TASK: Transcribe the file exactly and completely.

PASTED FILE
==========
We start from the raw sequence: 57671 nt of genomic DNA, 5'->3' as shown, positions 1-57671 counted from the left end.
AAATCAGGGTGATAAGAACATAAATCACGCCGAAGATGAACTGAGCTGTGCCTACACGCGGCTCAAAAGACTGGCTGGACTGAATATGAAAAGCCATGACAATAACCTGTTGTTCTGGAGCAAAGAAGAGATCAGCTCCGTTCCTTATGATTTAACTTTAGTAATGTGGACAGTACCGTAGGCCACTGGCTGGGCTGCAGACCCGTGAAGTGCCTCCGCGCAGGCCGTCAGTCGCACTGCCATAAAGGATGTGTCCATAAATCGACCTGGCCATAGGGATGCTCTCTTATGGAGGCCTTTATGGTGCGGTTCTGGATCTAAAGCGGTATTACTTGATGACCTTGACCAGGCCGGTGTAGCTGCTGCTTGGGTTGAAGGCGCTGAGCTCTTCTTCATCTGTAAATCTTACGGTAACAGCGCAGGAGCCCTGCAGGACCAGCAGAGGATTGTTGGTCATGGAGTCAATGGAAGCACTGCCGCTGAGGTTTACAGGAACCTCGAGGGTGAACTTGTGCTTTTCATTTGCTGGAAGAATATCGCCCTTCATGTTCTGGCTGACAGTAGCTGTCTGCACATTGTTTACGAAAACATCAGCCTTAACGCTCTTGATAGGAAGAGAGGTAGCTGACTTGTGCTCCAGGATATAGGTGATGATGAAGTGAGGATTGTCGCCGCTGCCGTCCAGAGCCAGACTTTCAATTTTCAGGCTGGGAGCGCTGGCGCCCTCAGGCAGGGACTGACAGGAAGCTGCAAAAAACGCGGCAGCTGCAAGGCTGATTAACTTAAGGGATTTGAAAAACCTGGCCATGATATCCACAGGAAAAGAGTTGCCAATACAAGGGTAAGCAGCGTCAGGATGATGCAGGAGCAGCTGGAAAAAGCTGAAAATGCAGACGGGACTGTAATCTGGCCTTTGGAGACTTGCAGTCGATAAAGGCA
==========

We start from the raw sequence: 57671 nt of genomic DNA, 5'->3' as shown, positions 1-57671 counted from the left end.
AAATCAGGGTGATAAGAACATAAATCACGCCGAAGATGAACTGAGCTGTGCCTACACGCGGCTCAAAAGACTGGCTGGACTGAATATGAAAAGCCATGACAATAACCTGTTGTTCTGGAGCAAAGAAGAGATCAGCTCCGTTCCTTATGATTTAACTTTAGTAATGTGGACAGTACCGTAGGCCACTGGCTGGGCTGCAGACCCGTGAAGTGCCTCCGCGCAGGCCGTCAGTCGCACTGCCATAAAGGATGTGTCCATAAATCGACCTGGCCATAGGGATGCTCTCTTATGGAGGCCTTTATGGTGCGGTTCTGGATCTAAAGCGGTATTACTTGATGACCTTGACCAGGCCGGTGTAGCTGCTGCTTGGGTTGAAGGCGCTGAGCTCTTCTTCATCTGTAAATCTTACGGTAACAGCGCAGGAGCCCTGCAGGACCAGCAGAGGATTGTTGGTCATGGAGTCAATGGAAGCACTGCCGCTGAGGTTTACAGGAACCTCGAGGGTGAACTTGTGCTTTTCATTTGCTGGAAGAATATCGCCCTTCATGTTCTGGCTGACAGTAGCTGTCTGCACATTGTTTACGAAAACATCAGCCTTAACGCTCTTGATAGGAAGAGAGGTAGCTGACTTGTGCTCCAGGATATAGGTGATGATGAAGTGAGGATTGTCGCCGCTGCCGTCCAGAGCCAGACTTTCAATTTTCAGGCTGGGAGCGCTGGCGCCCTCAGGCAGGGACTGACAGGAAGCTGCAAAAAACGCGGCAGCTGCAAGGCTGATTAACTTAAGGGATTTGAAAAACCTGGCCATGATATCCACAGGAAAAGAGTTGCCAATACAAGGGTAAGCAGCGTCAGGATGATGCAGGAGCAGCTGGAAAAAGCTGAAAATGCAGACGGGACTGTAATCTGGCCTTTGGAGACTTGCAGTCGATAAAGGCA